Improvements 0151

We have a Wood Trimming machine purchased of your firm nearly ten years ago. It has done us good service, and is still in fair condition. We want an-other, and would like to know what you have to offer us in this line, as we presume there have been some improvements. S. C. H AYES & Co., 

TedsWoodworking Plans and Projects

These people are right in assuming that there have been improvements in Universal Trimmers since they bought, although at that time the machine sold them was considered as being superior to any which preceded it, but our present Universal Trimming Machine (shown and described on pages 752 and 753) is just as far in advance of it, as can be well imagined. In fact, we are con-strained to believe that we have about reached the height of perfection in a Trimming Machine, and it is quite unlikely that improvements of any importance will ever be made on this type of machine.

It doesn't always take ten years to bring about radical improvements. In many kinds of machines there have been very few improvements within as long a period even as ten years, whilst in others the improvements have been revolutionary. For example, when we printed page 861 of this catalogue less than four months ago, we were convinced that the Twist Machine (Fig. 3989) was the best machine in the market for this class of work. The ink was hardly dry on this page, when our attention was called to a new machine that had been brought out during the past few months, and intended for the same class of work. The makers of this machine claim that it will do more work than the other, will do smoother and better work, will do work that can-not be done on any other (for example, the double or open twist shown in right-hand side of cut), and that the gauges and feeds are simpler and much more easily handled. We visited two furniture factories in which these machines were in use, and the manufacturers' claims were substantiated by the operators at both factories.

Prices are almost alike, and so we have concluded to take up this machine in place of the other.


Until recently I have been buying the

Co's Emery Wheels, but

your Emery Wheels discount them by 90 and 90 and 90 per cent To be honest, the man who pays the freight on

emery wheels made by the —Co.

wastes his money very foolishly, if he knows where he can buy any other kind. I know whereof I speak.

—, Petersburg, Va.

This gentleman is very positive, but just the same, his statement is foolish. We believe that we are in a position to know a great deal more about Emery Wheels than he. The Co.

have been competitors of ours for many years, and they know how to make good Emery Wheels. It is altogether likely that he has been unfortunate enough to get wheels from them that were absolutely unsuited for his work. We have no doubt but that, if he had stated the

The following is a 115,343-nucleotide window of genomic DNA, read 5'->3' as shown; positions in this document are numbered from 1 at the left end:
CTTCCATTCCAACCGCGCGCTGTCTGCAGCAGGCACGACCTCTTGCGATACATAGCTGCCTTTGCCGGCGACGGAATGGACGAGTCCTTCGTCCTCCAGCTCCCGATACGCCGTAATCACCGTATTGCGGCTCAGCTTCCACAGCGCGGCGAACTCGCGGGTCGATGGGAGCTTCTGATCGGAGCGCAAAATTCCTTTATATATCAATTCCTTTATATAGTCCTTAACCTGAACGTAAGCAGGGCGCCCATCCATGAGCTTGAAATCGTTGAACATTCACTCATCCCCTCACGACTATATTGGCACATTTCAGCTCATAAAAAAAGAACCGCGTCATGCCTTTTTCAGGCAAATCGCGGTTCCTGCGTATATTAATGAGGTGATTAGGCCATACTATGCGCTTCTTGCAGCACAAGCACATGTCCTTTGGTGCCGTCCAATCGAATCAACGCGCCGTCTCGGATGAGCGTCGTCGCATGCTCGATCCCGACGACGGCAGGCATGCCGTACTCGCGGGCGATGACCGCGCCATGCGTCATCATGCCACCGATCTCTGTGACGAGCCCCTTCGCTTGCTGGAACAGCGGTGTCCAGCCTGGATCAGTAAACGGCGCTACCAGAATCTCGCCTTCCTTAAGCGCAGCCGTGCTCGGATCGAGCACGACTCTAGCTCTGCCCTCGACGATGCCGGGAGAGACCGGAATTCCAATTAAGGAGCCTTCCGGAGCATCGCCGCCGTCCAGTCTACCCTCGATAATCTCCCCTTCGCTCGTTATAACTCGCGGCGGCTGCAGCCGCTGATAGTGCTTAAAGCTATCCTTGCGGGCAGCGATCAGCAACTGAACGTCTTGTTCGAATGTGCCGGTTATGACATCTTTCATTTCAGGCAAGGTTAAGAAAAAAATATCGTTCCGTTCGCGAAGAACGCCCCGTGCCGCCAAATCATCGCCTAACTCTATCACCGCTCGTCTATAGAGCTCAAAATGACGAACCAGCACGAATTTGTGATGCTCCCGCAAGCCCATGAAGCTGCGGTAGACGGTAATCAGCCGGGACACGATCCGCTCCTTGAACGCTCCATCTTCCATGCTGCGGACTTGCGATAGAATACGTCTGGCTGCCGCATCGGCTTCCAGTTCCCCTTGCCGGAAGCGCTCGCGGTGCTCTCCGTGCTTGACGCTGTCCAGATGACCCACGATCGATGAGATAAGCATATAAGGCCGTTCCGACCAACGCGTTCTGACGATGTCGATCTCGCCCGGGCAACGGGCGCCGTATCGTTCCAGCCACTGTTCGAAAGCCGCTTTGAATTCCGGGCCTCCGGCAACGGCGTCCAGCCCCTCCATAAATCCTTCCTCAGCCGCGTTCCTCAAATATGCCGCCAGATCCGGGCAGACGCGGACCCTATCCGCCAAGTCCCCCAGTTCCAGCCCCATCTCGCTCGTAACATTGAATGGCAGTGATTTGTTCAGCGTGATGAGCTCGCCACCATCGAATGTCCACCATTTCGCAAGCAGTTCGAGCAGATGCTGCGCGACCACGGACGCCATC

circumstances to the - Co.,

they would furnish wheels suitable for his work.


"We are about to purchase a 24 inch Double Surface Planer. What have you to offer? Our foreman says that the S. A. Woods Co. make the only good Planers in the market. Please make us prices on these and others.

F. C & Co., Beloit, Wis.

This foreman must be a partisan worth having. We are certain that S. A. Woods & Co. themselves would not care to make so broad a statement. They might say their Planers were first-class machines —which is the case, they might say their Planers were the best— which is not the case, but they certainly would not affirm that theirs were the only good Planers.

There are many first-class Planers in the market: J. A. Fay & Co., Wither-by, Rugg & Richardson, C. B. Rogers, Frank H. Clement, Bentel & Margedant, John A. White, and three or four others make first-class Planers (to say nothing of the Planers which we catalogue), and we believe that one who buys any of the foregoing will have little to regret.

These manufacturers are reputable business men. Their money is invested in shops and tools, and it would be in-deed strange to suppose that they have been making Planers for twenty or thirty years and have not yet learned to make good ones.

And Baxter D. Whitney —we haven't forgotten him. Here is a Whitney "Ad." taken from the American Mach-

Planer Talk.

Baxter O. Whitney

makes better planers than any other making wood-working machinery and stands ready to prove this to your entire satisfaction.

inist. It reads pretty boastful, but we are disposed to believe that Mr. Whitney can prove his claims. Everything has two sides, and the "off" side of the Whitney planers is the price. If we wanted to buy a 24 inch Double Surfacer to be used in our own shop, and our means were ample, we would pay 5— possibly 10 —per cent more for the Whitney planer, but at the time of writing, this planer sells at about 60 per cent more than several other first-class makes of Planers, and we cannot persuade ourselves that it is worth any-thing like the difference.